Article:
The Americans with Disability Act (ADA) was instituted in 1990 in an effort to put an end to discrimination based on different abilities. This revolutionary act led to designing an equal-access workplace that includes wheelchair access ramp, accessible restroom facility, disabled lifts and many more facilities that became a norm in most American public places and office areas. Since then, ADA legislation has evolved to provide access to spaces in the digital world – most importantly, the Internet, since it has not only become a critical element of doing business but has become the backbone of the entire Global economy.
Today, Federal agencies are adopting the World Wide Web Consortium’s Web Content Accessibility Guidelines (WCAG) as a measure of accessibility, to help businesses adapt to ADA compliance.
The technical requirements of WCAG guidelines are grouped under three levels: A, AA, and AAA, wherein AAA being the highest level. The three levels are designed to offer more flexibility under different circumstances and situations. For example, a government website may require the highest possible standard of accessibility- AAA, whereas, other commercial entities may fulfill their ADA requirement by meeting level AA standards.
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This is the most basic level of web accessibility that allows the screen reader to scan a website more effectively. It includes the issues that are most urgent and problems that can limit a disabled visitor to use or navigate the website effectively. However, it leaves many barriers for people with disabilities to quickly browse a site. Also, meeting only Level A does not help to fulfill ADA compliance requirements.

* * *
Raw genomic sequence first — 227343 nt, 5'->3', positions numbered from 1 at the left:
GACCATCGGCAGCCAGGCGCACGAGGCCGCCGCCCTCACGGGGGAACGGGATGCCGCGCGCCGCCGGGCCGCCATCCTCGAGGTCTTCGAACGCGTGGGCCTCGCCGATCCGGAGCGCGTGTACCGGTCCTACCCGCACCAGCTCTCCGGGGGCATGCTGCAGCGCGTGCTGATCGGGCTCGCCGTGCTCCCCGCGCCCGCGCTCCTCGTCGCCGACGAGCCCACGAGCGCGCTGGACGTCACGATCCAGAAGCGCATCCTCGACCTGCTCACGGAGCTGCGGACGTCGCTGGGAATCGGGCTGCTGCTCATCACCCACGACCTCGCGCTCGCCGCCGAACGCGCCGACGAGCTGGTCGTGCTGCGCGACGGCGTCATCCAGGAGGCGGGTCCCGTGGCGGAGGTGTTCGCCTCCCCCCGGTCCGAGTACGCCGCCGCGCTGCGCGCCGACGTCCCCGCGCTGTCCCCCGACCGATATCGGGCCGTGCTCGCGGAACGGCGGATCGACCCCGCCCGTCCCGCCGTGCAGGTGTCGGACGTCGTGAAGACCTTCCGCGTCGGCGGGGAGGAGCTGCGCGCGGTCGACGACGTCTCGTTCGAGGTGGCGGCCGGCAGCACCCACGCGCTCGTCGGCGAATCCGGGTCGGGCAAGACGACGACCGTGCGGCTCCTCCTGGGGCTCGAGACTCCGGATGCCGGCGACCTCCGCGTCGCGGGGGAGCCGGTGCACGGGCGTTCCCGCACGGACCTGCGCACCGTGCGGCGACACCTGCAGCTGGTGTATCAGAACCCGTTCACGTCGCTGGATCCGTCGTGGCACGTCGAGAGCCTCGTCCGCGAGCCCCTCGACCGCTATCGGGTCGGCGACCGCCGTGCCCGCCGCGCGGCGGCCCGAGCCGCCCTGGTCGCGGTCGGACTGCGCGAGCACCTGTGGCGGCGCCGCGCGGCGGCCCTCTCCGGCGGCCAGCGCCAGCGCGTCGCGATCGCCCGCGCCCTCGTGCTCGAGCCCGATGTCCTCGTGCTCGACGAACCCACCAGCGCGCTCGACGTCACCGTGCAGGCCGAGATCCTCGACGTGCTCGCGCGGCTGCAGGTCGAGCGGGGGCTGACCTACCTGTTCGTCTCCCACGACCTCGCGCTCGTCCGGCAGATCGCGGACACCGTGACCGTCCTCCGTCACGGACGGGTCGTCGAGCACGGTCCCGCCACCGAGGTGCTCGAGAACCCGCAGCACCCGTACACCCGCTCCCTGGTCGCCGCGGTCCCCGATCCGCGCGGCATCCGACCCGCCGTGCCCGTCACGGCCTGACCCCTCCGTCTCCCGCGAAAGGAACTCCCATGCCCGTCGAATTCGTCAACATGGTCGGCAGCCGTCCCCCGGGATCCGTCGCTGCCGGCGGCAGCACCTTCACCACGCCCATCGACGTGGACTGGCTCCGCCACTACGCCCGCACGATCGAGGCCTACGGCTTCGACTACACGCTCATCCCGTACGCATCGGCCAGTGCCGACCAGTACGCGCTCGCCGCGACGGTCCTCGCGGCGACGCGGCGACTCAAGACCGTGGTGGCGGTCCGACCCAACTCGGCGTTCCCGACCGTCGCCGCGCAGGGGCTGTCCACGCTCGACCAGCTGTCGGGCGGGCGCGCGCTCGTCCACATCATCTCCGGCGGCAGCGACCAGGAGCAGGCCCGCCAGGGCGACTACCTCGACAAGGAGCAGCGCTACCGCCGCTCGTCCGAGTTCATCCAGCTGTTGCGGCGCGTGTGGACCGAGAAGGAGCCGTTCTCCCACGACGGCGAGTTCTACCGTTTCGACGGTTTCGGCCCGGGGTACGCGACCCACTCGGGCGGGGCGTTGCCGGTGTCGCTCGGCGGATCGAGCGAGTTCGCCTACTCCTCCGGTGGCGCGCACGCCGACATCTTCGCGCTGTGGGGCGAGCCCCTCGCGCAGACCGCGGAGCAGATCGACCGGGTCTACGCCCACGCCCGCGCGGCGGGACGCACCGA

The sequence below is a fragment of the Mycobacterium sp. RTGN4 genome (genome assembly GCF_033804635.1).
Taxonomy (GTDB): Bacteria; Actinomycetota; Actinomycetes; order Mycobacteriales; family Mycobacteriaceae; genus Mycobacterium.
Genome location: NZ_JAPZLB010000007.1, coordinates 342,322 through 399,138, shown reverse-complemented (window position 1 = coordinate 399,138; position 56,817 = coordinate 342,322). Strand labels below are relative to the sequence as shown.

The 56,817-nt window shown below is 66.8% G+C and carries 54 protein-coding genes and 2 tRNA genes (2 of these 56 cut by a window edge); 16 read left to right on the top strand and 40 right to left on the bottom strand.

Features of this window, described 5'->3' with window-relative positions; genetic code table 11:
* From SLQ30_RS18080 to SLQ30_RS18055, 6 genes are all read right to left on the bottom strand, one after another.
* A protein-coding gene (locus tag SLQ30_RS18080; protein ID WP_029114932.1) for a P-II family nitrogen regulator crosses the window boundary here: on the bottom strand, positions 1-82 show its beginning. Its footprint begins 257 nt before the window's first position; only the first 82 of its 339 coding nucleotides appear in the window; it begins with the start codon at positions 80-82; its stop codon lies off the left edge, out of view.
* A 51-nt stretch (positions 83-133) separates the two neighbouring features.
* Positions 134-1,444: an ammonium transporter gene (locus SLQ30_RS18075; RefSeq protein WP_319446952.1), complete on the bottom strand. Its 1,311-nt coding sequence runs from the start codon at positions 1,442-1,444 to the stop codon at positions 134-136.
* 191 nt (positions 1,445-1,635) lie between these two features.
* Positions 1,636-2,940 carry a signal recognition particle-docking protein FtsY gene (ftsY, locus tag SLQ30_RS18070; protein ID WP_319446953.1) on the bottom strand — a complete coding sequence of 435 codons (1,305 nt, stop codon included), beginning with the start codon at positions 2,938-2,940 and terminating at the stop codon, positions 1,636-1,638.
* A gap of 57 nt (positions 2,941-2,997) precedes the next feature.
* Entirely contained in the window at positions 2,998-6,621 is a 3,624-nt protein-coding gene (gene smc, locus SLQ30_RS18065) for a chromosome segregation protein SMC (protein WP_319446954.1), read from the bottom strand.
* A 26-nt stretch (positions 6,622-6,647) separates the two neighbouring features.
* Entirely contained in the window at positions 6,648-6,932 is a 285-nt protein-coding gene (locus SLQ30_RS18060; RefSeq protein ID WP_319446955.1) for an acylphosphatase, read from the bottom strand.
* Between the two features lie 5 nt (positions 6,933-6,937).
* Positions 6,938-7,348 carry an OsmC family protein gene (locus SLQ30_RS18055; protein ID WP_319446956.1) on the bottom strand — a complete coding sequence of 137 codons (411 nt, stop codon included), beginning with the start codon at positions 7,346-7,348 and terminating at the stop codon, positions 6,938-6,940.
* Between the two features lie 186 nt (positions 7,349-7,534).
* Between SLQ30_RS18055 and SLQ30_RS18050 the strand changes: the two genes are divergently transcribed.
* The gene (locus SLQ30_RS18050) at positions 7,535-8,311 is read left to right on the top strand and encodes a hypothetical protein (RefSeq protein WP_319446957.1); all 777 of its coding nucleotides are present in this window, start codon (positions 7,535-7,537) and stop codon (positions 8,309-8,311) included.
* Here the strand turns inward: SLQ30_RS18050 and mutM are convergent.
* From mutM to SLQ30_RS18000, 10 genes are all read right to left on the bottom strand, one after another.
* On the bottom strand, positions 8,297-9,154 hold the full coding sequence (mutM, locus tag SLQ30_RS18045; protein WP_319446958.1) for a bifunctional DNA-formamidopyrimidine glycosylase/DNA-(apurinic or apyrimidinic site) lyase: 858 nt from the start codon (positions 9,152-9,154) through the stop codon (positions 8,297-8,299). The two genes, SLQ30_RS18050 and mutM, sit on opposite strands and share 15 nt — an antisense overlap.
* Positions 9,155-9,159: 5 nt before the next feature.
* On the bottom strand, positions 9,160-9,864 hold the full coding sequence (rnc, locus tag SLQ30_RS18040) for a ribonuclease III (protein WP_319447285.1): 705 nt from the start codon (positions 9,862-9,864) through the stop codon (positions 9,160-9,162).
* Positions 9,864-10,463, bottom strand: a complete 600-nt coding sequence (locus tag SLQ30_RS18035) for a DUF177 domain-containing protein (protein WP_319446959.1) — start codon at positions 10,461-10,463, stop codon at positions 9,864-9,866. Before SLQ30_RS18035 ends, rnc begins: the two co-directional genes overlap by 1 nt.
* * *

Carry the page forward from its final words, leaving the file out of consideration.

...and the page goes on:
Level AA is considered the target standard for most commercial websites, as it offers more functionality, and addresses areas where there is the scope of improvement to provide disabled users a higher degree of accessibility. For example, Level AA criteria require that navigation remains consistent throughout the website, text and background have a minimum level of contrast, and all content is effectively organized under clear labels. People with disability will be easily able to access web content that meets Level AA criteria than they would with the website that fulfill only the Level A criteria.
This is the highest standard and it includes additional requirements that expand on issues identified in Level A and AA. It includes new, fine-tuned criteria such as adding a sign language translation for pre-recorded videos, that AA text must have a contrast ratio of 7:1 against the background, as opposed to the contrast ratio, met of 4.5:1 required in the AA criteria, and ensure that user data is saved when re-authenticating. While achieving Level AAA is an excellent goal, full level AAA compliance is difficult to reach for most websites.
A few years ago, it was difficult to meet level A criteria. But, today this can be achieved by most professional web design companies. Level AA can pose a challenge, but with careful governance and planning; it is also achievable. And it is currently the recommended WCAG 2.0 conformance level for most situations.
Meeting Level AAA is often considered out of reach, mostly because it is currently not required. But this does not mean you should not seek to comply with it. Level AAA can help future-proof your site and shield you against unnecessary lawsuits.
Pulse engineers have been building ADA compliant sites for corporations, restaurants, e-commerce and more. We bundle A level compliance on most web design projects. Reach us for a free evaluation of your site today.